Jim Larkin is known for fights for the fellow working class people and his role in making Dublin Lockout a grand success. The Irish trade union leader who was born in 1876 helped significantly to shape the society in Ireland and England in the first half of the 20th century.
Links to his social activism and initiatives for the working class can be traced from his humble background and a struggling childhood. Larkin could not complete the primary schooling and started supporting the family from very young age. He did a number of manual jobs and finally joined the Liverpool Docks as a foreman.
Jim Larkin experienced the unfair conditions of the workers including the low wages and inefficient support. He committed himself to change the adverse conditions and joined NUDL and became its full-time trade union activist in 1905.
However, the union could find the militant strike methods of Larkin appalling, and they dispatched him to Dublin, two years later. Interestingly, he founded ITGWU or Irish Transport and General Workers Union in Dublin. Read more: Jim Larkin – Biography
Larkin envisioned forming a single union for all types of workers including skilled and unskilled for the benefit of everyone. He is the proponent of the famous quote “A great day’s work for a great day’s pay.”
Jim framed the political program of the union that includes legal eight hours work a day, option for work in the case of all unemployed, and pension to everyone above 60. He also demanded the nationalization of canals, universal franchise, compulsory arbitration courts, and more. Larkin also exhorted that Ireland is for Irish.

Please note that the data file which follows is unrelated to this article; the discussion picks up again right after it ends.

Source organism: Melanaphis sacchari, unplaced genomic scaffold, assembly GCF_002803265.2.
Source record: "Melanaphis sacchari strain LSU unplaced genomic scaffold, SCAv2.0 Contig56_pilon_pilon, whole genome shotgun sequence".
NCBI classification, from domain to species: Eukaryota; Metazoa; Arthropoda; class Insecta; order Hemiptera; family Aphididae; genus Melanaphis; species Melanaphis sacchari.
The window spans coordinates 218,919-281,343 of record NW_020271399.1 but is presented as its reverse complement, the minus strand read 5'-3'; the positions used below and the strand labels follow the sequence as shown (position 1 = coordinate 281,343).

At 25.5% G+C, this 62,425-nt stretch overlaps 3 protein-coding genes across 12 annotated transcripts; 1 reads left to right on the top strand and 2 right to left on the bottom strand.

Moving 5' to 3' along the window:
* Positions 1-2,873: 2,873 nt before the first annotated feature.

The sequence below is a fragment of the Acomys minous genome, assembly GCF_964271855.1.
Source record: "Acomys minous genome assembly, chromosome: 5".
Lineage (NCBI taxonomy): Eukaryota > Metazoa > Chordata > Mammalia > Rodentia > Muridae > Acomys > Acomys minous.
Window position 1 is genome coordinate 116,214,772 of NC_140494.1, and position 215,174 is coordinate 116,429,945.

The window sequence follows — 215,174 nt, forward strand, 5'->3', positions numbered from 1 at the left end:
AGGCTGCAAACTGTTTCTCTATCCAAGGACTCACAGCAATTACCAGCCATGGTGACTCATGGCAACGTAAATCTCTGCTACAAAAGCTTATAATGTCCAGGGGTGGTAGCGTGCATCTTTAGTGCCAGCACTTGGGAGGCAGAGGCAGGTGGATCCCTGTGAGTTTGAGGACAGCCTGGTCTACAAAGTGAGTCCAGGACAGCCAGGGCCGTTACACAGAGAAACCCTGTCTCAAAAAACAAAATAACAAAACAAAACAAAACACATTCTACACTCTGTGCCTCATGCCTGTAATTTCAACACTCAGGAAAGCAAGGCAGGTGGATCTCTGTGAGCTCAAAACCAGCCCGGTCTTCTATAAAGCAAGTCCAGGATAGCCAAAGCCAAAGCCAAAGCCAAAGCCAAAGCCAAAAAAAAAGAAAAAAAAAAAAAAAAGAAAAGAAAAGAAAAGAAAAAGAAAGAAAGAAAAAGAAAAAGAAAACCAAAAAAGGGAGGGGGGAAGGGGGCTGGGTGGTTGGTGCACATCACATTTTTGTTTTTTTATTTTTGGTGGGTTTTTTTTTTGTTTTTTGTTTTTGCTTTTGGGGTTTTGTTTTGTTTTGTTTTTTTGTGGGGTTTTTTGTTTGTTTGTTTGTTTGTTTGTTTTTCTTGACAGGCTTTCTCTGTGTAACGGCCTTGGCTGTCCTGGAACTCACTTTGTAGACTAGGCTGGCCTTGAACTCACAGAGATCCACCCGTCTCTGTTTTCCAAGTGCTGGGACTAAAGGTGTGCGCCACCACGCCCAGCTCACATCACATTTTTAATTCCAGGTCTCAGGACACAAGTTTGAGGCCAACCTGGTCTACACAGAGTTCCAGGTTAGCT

He formed a party named Irish Labor Party with the help of James Connolly in 1912. Next year, he led the protest called 1913 Dublin Lockout to fight against the limited rights for the unskilled laborers. Learn more about Jim Larkin: http://www.bbc.co.uk/history/british/easterrising/profiles/po08.shtml and http://www.historyireland.com/20th-century-contemporary-history/big-jim-larkin-hero-and-wrecker/
Interestingly, the strike garnered the support of more than 100,000 workers, and it continued for seven months that led to the right for fair payment and employment.
During the First World War, Larkin demanded the Irish people not to involve in the war and led many anti-war demonstrations. He went to the United States in 1914 as part of a fund raising program to lead protests against the British.
Six years later, Larkin arrested for communism, criminal anarchy, and sentenced. In 1923, he was deported back to Ireland, and the next year, Larkin founded Workers’ Union of Ireland or WUI in the country. He also started collaborating with Irish Labor Party and became its member.
He started keeping a distance from the Soviet Union and communism during the period as he felt Stalinism is not taking the ideology forward. In 1936, he contested again from Dublin and won in the Corporation and reelected again in the year 1937.
In 1941, Larkin and his fellow leaders fought against a new trade union bill introduced by the government, but the campaign went unsuccessful. He served as the Deputy of Labor Party in Dáil Éireann for the period 1943-44.